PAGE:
For a short time, the prospect of an organized and committed German resistance worried the Allies greatly, though ultimately nothing came of it all.

Could it be that the Allied mass bombing campaign had dismantled the German war machine and economy so completely that it was almost impossible to wage a war of any kind?

Dresden after the bombing raid.

The truth of the matter was that the country was now so economically reliant on the Allies that it would have been total madness to bite the hand that now fed them.

By the end of the war, Germany had lost between 5 to 7 million soldiers and civilians. All that was left were old men, many of whom were sick of fighting after having seen two world wars already, children who were more preoccupied with their now empty stomachs, and women who were mourning the loss of their husbands, fathers, and sons.

 

Many Germans were scared of what the Soviets might do, as they were so ideologically opposed to everything the Nazis had stood for.

There was also a genuine fear that the slightest resistance would bring about the ruthless oppression that was shown before in the Soviet Political Purges of the 1930s which claimed as many as 1.2 million lives.

Allied Occupation zone borders in Germany, 1945-1949. Photo: Paasikivi – CC BY-SA 4.0

In many ways, their fears were well-founded, as it is estimated that at least 100,000 women had been raped by Soviet troops in Berlin alone at the end of World War.

Another factor as to why there was no German resistance after the war was that very little of their top hierarchy had survived:

Adolf Hitler, Chancellor: Suicide, April 1945
Heinrich Himmler, Minister of the Interior: Suicide, April 1945
Joseph Goebbels, Minister for Propaganda: Suicide, May 1945
Hermann Goring, Head of the Luftwaffe: Suicide, October 1946
Wilhelm Keitel, Chief of Armed Forces: Executed, October 1946
Roland Freisler, Head Ministry of Justice: Killed in Bombing Raid, February 1945
Walther Funk, Minister of Economics: Imprisoned until 1957

Also there was no natural or safe place to set up a government in exile. In effect, the Nazi political structure was totally dismantled by the end of the war and did not re-emerge as a political force elsewhere.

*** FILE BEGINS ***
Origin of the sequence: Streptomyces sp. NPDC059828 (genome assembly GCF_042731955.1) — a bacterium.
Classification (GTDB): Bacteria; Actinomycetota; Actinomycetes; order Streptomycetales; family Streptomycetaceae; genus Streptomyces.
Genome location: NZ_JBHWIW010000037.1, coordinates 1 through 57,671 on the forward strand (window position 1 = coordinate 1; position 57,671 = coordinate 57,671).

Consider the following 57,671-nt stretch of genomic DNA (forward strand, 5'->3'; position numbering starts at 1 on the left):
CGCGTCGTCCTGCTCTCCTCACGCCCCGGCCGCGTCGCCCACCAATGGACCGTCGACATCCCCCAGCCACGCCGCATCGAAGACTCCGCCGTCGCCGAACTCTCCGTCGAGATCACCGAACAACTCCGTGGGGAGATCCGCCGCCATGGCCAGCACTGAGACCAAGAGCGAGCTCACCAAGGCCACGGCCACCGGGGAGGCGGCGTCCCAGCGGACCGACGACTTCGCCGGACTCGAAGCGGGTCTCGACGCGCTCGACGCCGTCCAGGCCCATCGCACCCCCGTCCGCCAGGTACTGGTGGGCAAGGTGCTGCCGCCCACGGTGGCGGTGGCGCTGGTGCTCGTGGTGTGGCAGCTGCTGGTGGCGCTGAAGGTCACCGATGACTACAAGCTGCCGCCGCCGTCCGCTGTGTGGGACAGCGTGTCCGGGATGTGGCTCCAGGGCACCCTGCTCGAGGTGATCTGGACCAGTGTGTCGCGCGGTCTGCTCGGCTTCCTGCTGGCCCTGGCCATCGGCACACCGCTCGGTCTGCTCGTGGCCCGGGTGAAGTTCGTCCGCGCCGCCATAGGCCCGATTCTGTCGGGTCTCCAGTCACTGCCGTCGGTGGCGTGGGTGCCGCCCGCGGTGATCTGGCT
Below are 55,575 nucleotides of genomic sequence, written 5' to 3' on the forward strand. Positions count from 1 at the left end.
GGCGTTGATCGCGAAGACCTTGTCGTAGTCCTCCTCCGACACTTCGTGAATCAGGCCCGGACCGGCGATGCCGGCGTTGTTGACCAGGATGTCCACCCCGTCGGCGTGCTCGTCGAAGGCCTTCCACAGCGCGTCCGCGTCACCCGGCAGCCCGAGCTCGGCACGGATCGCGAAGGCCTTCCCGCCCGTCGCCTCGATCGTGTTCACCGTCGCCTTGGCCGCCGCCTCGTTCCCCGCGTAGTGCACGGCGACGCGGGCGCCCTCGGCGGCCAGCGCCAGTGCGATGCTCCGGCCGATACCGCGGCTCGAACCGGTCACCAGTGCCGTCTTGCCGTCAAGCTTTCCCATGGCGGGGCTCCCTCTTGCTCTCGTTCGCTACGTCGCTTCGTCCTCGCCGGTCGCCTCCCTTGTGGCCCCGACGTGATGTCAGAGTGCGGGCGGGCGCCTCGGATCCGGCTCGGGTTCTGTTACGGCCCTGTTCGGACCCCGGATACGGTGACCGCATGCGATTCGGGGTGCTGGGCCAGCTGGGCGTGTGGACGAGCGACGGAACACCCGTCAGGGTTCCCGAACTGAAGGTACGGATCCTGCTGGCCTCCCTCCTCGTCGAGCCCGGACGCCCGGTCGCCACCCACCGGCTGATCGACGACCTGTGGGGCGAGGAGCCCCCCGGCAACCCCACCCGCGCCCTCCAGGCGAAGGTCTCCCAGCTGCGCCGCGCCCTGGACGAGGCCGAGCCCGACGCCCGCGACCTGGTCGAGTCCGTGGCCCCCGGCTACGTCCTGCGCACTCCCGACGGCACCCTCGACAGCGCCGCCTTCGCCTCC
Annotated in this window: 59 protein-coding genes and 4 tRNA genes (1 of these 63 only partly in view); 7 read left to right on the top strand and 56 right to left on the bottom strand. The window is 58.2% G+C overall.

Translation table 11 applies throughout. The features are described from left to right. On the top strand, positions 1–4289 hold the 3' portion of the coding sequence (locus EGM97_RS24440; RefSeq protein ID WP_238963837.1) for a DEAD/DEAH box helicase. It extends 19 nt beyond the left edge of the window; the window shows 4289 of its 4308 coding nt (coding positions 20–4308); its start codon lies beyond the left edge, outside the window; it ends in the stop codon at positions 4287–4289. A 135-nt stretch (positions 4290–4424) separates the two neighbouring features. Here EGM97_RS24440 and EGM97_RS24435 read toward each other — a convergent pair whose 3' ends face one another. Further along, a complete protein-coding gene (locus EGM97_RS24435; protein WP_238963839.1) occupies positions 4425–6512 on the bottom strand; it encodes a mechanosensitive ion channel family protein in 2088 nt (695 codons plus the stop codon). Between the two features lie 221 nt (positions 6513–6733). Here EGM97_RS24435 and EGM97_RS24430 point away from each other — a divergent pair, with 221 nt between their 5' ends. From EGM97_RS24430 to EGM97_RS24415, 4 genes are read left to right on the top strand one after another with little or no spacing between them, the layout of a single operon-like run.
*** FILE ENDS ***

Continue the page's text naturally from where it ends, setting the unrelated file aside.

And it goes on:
The Reichstag after the allied bombing of Berlin.

A policy of Denazification was also carried out by the Allies after the war. This was designed to eradicate from German and Austrian society the symbols, political organizations, and structures that had personified the Nazi culture.

It also served to remove those closely associated with the Nazi regime from positions of influence and power. However, by 1951, the Western powers had moved more towards reconciliation than denazification as the realities of the Cold War became apparent.

Crucially, unlike the Treaty of Versailles in 1919 that had imposed strict reparations on Germany, the Potsdam Agreement of August 1945 was seen by many as not being so harsh. For instance, the only real large territorial loss was the city of Königsberg and some adjacent area to the Soviet Union.

Postdam agreement between three of the Allies of World War II, the United Kingdom, the United States, and the Soviet Union. Attlee, Truman, Stalin.

There were some reparations paid to the Allies by Germany, but they were neither excessive nor long term. The main emphasis was refocussing all German civilian heavy-industry with war-potential into an economy based on agriculture and light industry.

Such an outcome did not leave the German people feeling as bitter and humiliated as they had after World War One.